Newsletters: talking roses in January ’18

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  • In the rose garden with Ludwig
  • Rose Care for January
  • Happenings
  • Rose of the Month
  • News from our Rose centres

‘Gardening simply does not allow one to be mentally old, because too many hopes and dreams are yet to be realised.’

Allan Armitage

In the Rose Garden with Ludwig

Firstly, we would like to wish you a Happy New Year! May the roses bring colour to your every day!

Secondly, thank you for reading our newsletter and for enjoying gardening and specially roses.

The new ROSE year actually starts after pruning in July already. Followed by the expectation of a super show and immaculate blooms to admire and even pick for the home from October.

The new calendar year we have just entered is just as full of expectation. We look forward to dam filling rains country wide and of course bigger, more beautiful and more intense blooms in autumn.

Not to forget good, new governance! Did you notice the colourful garden rose arrangement next to the new ANC President when he gave his Christmas message on television?

We were blessed with nice rains during December, but never more than a good irrigation cycle – between10 to 15mm. The roses really love the alternating hot and overcast days.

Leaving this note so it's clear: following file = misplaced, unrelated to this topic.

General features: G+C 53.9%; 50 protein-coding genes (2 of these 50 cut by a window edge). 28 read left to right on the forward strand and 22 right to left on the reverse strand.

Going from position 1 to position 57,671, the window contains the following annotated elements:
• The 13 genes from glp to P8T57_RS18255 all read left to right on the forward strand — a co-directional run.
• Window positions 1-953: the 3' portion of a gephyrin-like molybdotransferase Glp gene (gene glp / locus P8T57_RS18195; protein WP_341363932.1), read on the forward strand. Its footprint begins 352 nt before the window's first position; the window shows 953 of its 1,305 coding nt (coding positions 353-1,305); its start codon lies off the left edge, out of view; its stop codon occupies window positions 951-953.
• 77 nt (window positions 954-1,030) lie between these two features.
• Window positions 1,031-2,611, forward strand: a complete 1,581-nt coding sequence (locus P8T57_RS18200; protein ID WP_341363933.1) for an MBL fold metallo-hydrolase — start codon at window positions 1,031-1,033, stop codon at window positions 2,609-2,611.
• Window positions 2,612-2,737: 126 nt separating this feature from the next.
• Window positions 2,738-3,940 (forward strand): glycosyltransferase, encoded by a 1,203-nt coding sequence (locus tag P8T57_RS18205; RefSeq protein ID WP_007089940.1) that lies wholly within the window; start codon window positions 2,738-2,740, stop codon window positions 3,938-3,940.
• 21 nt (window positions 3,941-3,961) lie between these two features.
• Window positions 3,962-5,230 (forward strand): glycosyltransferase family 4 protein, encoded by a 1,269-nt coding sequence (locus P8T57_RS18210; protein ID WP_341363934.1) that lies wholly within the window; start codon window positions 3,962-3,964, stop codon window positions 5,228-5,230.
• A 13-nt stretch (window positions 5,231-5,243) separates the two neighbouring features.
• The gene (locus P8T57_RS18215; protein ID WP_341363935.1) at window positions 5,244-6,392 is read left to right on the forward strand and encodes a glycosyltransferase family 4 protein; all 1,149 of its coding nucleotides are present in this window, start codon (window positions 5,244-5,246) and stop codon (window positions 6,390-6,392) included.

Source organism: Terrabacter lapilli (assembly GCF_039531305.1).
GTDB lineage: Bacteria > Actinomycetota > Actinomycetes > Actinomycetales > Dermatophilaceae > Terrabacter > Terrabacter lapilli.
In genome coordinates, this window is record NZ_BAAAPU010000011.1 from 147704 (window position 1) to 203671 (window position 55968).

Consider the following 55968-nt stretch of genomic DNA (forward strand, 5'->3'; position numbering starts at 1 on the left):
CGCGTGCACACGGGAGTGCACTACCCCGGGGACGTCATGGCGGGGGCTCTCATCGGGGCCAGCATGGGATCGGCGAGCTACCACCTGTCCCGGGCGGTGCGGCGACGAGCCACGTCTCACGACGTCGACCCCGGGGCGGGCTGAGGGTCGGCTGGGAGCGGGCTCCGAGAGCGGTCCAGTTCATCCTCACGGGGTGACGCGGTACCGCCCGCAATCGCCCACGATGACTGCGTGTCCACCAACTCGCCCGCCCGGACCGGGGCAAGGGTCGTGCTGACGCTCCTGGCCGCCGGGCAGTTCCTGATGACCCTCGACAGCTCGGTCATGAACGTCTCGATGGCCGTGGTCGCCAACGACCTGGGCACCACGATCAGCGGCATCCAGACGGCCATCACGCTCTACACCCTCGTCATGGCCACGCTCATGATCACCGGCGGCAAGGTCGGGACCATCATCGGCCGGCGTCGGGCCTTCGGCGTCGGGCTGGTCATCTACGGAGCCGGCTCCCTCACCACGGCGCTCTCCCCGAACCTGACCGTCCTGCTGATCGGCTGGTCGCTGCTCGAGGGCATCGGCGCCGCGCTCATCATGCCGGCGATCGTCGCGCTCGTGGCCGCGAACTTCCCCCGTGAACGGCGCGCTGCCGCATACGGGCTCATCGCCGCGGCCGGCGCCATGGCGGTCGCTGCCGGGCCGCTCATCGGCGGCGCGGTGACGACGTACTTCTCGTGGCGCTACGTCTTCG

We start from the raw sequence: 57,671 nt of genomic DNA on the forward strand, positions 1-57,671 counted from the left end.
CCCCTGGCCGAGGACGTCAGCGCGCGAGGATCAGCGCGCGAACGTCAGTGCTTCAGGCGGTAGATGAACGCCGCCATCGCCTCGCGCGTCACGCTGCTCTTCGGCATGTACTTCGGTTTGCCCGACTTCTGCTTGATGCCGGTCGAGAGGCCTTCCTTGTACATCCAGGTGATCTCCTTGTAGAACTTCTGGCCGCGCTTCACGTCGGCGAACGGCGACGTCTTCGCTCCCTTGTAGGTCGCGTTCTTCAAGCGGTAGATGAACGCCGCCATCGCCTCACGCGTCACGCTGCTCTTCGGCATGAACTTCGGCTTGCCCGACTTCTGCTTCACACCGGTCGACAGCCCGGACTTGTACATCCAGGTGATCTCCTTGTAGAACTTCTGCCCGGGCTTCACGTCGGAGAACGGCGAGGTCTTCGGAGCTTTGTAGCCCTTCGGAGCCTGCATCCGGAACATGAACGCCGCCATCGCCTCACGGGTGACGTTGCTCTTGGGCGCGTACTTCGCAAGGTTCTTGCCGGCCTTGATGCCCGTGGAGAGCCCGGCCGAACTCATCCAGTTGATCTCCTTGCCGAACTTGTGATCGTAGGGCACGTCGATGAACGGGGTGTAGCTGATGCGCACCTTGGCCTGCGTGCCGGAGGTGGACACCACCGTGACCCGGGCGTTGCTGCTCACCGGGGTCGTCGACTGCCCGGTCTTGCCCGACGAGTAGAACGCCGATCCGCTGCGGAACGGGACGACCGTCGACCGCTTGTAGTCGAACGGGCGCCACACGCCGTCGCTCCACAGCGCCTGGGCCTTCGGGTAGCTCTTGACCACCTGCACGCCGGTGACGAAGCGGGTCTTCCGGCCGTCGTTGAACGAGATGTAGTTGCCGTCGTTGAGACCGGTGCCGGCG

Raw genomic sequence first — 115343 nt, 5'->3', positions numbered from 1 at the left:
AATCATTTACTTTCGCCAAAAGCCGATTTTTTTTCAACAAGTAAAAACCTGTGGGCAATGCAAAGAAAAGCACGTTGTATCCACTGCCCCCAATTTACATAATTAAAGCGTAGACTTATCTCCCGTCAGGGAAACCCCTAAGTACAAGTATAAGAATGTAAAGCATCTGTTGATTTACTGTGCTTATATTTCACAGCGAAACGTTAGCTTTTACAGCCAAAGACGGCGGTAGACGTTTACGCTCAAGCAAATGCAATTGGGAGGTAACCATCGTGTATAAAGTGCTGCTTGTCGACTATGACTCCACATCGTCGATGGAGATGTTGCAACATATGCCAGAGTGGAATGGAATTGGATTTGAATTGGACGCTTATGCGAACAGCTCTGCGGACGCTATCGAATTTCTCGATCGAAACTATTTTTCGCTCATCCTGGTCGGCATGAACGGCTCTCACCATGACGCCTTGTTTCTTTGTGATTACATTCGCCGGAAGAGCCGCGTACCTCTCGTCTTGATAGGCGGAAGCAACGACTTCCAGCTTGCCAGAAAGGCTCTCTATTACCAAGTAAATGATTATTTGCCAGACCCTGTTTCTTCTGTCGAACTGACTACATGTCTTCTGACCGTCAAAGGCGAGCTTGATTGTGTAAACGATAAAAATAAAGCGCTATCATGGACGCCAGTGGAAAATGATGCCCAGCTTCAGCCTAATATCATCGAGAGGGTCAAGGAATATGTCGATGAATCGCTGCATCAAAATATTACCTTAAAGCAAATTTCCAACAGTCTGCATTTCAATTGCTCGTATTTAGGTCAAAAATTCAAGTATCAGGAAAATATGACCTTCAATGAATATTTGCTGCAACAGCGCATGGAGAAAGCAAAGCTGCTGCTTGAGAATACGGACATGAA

The Dahlias certainly are showing off this summer.


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Dahlia ‘Helene’

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Dahlia ‘Metamorphosis’

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Dahlias in full bloom.

It was wonderful to welcome the many visitors to our nurseries these holidays.

The stalwart performers showed off with their sheer flower power.

Even though Colourscape and Floribunda roses often flower in greater abundance, the individual blooms of the Hybrid Tea’s remain the favourites that always draw the eyes and interest.

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‘Garden Princess’ exuding sweet fragrance.

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‘Granny Dearest’ in full swing.

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‘Magaliesburg Rose’ full of large, prefect blooms!

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‘Myra Stegman’ simply performing!